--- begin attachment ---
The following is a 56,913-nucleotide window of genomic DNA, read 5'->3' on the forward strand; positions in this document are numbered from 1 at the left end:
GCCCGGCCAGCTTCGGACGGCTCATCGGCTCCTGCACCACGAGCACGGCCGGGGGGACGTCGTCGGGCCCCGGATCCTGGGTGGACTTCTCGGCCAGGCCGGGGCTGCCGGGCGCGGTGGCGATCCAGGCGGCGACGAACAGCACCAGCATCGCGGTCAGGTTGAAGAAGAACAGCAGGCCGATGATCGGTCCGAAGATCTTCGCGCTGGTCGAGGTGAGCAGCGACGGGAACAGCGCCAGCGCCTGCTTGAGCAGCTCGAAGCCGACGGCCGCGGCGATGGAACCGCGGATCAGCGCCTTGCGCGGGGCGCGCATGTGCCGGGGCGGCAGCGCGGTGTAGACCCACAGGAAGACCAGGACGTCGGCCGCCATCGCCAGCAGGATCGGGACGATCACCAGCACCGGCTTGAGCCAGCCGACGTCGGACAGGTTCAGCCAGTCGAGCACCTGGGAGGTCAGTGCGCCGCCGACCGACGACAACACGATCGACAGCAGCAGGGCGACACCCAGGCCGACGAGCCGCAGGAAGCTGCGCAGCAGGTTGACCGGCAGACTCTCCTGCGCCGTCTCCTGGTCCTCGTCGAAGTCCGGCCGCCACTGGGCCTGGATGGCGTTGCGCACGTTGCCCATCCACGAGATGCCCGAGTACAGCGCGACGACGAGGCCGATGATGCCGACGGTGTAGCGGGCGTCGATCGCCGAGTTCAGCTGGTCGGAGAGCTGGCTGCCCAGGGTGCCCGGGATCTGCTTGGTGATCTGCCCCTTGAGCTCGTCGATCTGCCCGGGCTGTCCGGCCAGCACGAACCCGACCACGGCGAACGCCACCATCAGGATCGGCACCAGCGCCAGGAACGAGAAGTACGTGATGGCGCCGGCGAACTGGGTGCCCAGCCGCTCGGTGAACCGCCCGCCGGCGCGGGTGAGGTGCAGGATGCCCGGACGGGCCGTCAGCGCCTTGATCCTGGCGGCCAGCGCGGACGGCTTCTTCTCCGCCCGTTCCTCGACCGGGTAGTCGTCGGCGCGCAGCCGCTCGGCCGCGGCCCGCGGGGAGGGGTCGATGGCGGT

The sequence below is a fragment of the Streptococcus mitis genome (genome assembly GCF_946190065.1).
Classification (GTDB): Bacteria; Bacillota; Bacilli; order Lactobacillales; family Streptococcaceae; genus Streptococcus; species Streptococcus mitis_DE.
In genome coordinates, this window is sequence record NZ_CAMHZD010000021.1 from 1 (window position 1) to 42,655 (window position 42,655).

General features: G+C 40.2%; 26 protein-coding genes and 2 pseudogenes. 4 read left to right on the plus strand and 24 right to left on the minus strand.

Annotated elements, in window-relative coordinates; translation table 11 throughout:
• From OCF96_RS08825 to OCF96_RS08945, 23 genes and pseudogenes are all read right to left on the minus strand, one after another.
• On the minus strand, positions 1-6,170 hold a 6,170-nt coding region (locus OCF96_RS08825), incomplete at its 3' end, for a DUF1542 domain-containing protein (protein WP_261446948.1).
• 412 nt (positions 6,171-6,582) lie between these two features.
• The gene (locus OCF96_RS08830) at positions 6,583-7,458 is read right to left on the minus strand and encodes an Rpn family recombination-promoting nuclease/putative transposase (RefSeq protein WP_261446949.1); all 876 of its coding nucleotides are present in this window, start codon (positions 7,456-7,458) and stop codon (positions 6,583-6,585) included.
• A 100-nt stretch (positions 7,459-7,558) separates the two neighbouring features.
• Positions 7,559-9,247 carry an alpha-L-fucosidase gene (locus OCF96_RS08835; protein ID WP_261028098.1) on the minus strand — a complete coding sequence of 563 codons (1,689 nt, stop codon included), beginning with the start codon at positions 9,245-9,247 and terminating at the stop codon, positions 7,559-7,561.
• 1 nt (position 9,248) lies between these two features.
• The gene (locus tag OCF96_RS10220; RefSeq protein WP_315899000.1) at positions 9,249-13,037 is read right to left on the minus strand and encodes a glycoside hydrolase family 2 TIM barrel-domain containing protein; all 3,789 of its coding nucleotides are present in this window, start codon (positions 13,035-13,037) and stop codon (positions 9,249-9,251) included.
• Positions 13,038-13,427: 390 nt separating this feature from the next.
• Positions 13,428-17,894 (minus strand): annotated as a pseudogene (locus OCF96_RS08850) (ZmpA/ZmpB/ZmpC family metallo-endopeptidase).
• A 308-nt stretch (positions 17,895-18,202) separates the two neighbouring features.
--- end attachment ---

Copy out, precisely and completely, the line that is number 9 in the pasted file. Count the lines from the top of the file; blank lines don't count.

• On the minus strand, positions 1-6,170 hold a 6,170-nt coding region (locus OCF96_RS08825), incomplete at its 3' end, for a DUF1542 domain-containing protein (protein WP_261446948.1).